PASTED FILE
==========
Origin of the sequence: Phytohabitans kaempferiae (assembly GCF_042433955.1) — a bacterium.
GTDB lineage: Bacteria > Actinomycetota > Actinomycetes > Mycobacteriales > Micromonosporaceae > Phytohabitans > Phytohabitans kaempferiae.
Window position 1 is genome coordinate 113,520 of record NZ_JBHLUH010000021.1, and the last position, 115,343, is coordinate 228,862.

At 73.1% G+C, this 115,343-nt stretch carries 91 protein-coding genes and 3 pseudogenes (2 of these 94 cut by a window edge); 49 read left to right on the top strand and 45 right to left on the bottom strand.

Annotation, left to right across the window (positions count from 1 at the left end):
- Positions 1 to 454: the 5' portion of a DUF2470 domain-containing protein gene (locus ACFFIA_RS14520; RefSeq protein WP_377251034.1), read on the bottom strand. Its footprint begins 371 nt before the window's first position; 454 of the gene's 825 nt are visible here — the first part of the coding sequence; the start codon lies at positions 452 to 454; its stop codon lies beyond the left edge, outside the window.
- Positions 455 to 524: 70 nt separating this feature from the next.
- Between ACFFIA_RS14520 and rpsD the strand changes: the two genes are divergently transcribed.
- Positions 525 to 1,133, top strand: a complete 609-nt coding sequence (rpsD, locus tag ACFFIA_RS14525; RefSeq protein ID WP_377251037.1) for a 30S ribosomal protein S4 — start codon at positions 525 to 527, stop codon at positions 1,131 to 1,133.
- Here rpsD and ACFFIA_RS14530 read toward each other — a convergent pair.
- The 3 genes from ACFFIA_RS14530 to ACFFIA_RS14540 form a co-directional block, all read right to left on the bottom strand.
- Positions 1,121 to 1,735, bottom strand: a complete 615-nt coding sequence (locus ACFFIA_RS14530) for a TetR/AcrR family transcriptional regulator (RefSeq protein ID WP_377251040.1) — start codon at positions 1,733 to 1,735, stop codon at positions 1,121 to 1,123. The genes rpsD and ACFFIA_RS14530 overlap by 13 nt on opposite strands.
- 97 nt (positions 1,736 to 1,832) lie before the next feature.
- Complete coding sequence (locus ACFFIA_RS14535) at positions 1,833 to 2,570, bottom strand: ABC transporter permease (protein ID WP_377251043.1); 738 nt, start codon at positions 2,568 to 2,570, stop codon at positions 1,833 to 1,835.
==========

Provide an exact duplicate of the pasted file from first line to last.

Origin of the sequence: Phytohabitans kaempferiae (assembly GCF_042433955.1) — a bacterium.
GTDB lineage: Bacteria > Actinomycetota > Actinomycetes > Mycobacteriales > Micromonosporaceae > Phytohabitans > Phytohabitans kaempferiae.
Window position 1 is genome coordinate 113,520 of record NZ_JBHLUH010000021.1, and the last position, 115,343, is coordinate 228,862.

At 73.1% G+C, this 115,343-nt stretch carries 91 protein-coding genes and 3 pseudogenes (2 of these 94 cut by a window edge); 49 read left to right on the top strand and 45 right to left on the bottom strand.

Annotation, left to right across the window (positions count from 1 at the left end):
- Positions 1 to 454: the 5' portion of a DUF2470 domain-containing protein gene (locus ACFFIA_RS14520; RefSeq protein WP_377251034.1), read on the bottom strand. Its footprint begins 371 nt before the window's first position; 454 of the gene's 825 nt are visible here — the first part of the coding sequence; the start codon lies at positions 452 to 454; its stop codon lies beyond the left edge, outside the window.
- Positions 455 to 524: 70 nt separating this feature from the next.
- Between ACFFIA_RS14520 and rpsD the strand changes: the two genes are divergently transcribed.
- Positions 525 to 1,133, top strand: a complete 609-nt coding sequence (rpsD, locus tag ACFFIA_RS14525; RefSeq protein ID WP_377251037.1) for a 30S ribosomal protein S4 — start codon at positions 525 to 527, stop codon at positions 1,131 to 1,133.
- Here rpsD and ACFFIA_RS14530 read toward each other — a convergent pair.
- The 3 genes from ACFFIA_RS14530 to ACFFIA_RS14540 form a co-directional block, all read right to left on the bottom strand.
- Positions 1,121 to 1,735, bottom strand: a complete 615-nt coding sequence (locus ACFFIA_RS14530) for a TetR/AcrR family transcriptional regulator (RefSeq protein ID WP_377251040.1) — start codon at positions 1,733 to 1,735, stop codon at positions 1,121 to 1,123. The genes rpsD and ACFFIA_RS14530 overlap by 13 nt on opposite strands.
- 97 nt (positions 1,736 to 1,832) lie before the next feature.
- Complete coding sequence (locus ACFFIA_RS14535) at positions 1,833 to 2,570, bottom strand: ABC transporter permease (protein ID WP_377251043.1); 738 nt, start codon at positions 2,568 to 2,570, stop codon at positions 1,833 to 1,835.